A study of more than 300,000 individuals in Denmark, presented at this year’s European Congress on Obesity in Glasgow, Scotland (28 April-1 May), reveals that heavier and taller children are at greater risk than their average-sized peers of developing renal cell carcinoma (RCC) as adults.
RCC is the most common form of kidney cancer found in adults. Although it often occurs in men between the ages of 50 and 70, the cancer can be diagnosed throughout adulthood. Medical experts don’t know the exact causes of RCC.
“We know that overweight in adulthood is associated with an increased risk of RCC. We also know that cancers take many years to develop. We therefore had a theory that already being overweight in childhood would increase the risk of RCC later in life,” explains lead author Dr. Britt Wang Jensen.
To tease out the relationships between childhood body size and the risk of RCC in adulthood, Dr. Jensen, of the Center for Clinical Research and Prevention at Bispebjerg and Frederiksberg Hospital and her colleagues used data from the Copenhagen School Health Records Register (CSHRR). The CSHRR is an electronic data base of health examination information with data from 372,636 children born in Copenhagen in the years 1930 to 1989 (and aged 30 to 89 years now). It contains serial measurements of height and weight as well as birth weight from 1942 onwards reported by the parents.
In their study the researchers included 301,422 individuals (152,573 men) from the CSHRR, born from 1930 to 1985. The weights and heights were measured at annual school health examinations at the ages 7-13 years, and body mass index (BMI) was used to categorise the children as normal-weight or overweight, based on age- and sex- specific cut-offs suggested by the International Obesity Task Force. Cases of RCC were identified by linkage to the Danish Cancer Registry.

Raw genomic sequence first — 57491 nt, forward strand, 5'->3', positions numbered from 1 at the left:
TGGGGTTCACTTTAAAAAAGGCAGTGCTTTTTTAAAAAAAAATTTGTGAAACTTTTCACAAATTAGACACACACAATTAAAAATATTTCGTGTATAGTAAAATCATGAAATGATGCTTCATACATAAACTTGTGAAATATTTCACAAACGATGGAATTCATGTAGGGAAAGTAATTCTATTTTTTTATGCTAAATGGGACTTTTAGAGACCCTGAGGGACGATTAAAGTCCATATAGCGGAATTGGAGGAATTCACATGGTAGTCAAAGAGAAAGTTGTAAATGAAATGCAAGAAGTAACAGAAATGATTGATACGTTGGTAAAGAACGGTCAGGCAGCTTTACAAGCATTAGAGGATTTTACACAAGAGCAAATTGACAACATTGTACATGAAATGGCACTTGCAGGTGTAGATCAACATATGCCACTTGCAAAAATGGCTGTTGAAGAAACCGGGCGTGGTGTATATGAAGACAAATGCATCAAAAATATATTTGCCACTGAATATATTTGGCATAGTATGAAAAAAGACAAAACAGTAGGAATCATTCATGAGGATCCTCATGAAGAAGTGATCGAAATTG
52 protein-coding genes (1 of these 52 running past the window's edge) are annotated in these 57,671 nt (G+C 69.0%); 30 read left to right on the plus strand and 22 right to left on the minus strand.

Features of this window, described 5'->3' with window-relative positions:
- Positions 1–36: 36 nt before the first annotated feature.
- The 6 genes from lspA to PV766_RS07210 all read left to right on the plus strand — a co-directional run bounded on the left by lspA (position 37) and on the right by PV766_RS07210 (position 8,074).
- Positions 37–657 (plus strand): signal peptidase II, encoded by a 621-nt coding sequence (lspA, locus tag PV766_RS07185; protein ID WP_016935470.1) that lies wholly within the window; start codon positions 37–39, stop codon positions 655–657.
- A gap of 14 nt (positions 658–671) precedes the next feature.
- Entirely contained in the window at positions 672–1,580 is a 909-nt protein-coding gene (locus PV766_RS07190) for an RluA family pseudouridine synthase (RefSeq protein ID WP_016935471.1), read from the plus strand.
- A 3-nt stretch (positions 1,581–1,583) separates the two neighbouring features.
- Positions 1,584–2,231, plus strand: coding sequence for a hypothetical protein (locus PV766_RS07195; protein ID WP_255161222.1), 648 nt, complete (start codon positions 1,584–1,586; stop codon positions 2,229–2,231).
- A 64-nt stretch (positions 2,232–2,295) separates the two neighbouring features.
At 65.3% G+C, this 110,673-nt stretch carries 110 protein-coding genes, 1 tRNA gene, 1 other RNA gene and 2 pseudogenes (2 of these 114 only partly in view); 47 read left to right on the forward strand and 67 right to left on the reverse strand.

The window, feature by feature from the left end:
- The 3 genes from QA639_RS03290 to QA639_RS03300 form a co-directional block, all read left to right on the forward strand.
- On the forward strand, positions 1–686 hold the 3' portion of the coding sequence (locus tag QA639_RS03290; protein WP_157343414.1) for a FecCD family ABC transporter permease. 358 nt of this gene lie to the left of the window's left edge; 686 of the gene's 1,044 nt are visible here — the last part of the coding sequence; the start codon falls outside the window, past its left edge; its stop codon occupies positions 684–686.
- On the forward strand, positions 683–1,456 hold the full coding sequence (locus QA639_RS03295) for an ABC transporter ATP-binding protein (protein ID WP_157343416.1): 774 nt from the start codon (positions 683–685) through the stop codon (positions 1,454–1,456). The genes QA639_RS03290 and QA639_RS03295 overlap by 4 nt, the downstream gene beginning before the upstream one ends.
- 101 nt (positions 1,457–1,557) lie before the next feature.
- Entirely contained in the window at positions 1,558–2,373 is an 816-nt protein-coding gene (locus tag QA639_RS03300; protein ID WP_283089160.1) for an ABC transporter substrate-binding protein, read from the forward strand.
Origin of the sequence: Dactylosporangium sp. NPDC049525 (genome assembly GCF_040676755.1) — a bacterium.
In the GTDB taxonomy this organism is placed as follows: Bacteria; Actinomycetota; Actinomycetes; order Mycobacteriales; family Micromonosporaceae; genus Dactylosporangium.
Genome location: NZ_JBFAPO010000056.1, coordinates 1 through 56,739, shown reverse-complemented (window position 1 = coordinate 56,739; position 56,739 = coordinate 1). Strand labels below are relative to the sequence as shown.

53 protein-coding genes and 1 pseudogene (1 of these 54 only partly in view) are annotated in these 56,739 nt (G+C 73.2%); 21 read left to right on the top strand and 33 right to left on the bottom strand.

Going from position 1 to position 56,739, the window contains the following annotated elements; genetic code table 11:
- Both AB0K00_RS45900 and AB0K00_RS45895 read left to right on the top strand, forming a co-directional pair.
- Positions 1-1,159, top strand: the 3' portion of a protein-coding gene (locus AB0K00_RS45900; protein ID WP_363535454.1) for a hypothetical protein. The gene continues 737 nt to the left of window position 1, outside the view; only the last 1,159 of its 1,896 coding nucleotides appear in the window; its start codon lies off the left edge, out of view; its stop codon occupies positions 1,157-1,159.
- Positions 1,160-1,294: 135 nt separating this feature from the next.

To analyse the data, the researchers used a statistical technique known as Cox proportional hazards regression. The procedure relates several factors or exposures—considered simultaneously—to measure the risk of an outcome, in this case, the risk of developing RCC.
During a median of 32 years of observation, 1,010 individuals (680 men) were diagnosed with RCC. Among men and women significant and positive associations were observed between childhood BMI and height, respectively, and RCC risk. When comparing two 13-year old children with one z-score difference in BMI (equivalent to 5.9 kg for boys and 6.8 kg for girls), but with similar height, the heaviest boy or girl had, in each case, a 14% higher risk of RCC than the leaner child. For height, a one z-score difference in two 13-year old children (equivalent to 8.0 cm for boys and 6.9 cm for girls) was associated with a 12% increased risk of RCC later in life for the taller boy or girl.
Compared to children with a normal-weight at 7 and 13 years, children with overweight at both ages did not have increased risks of RCC, whereas children with normal-weight at 7 years and overweight at 13 years had a 67% greater risk of developing this cancer. Compared to children with an average height at 7 and 13 years, children who were 0.5 z-score taller than average at age 7 years (equivalent to 2.6 cm for boys and girls) and remain taller than average until age 13 years have a 6% increased risk of RCC. Children who grew from average to above average height (0.5 z-score change is equivalent to 4.0 cm additional growth in height for boys and 3.5 cm for girls) had an 8% increased risk of RCC.
The authors say: “We have found in other studies that childhood height is positively associated with several cancer forms. Therefore, we did expect to find that tall children have a higher risk of RCC than average-sized children.”
They conclude: “Our findings that heavier and taller children have increased risks of RCC opens the door to new ways to explore the causes of kidney cancer.”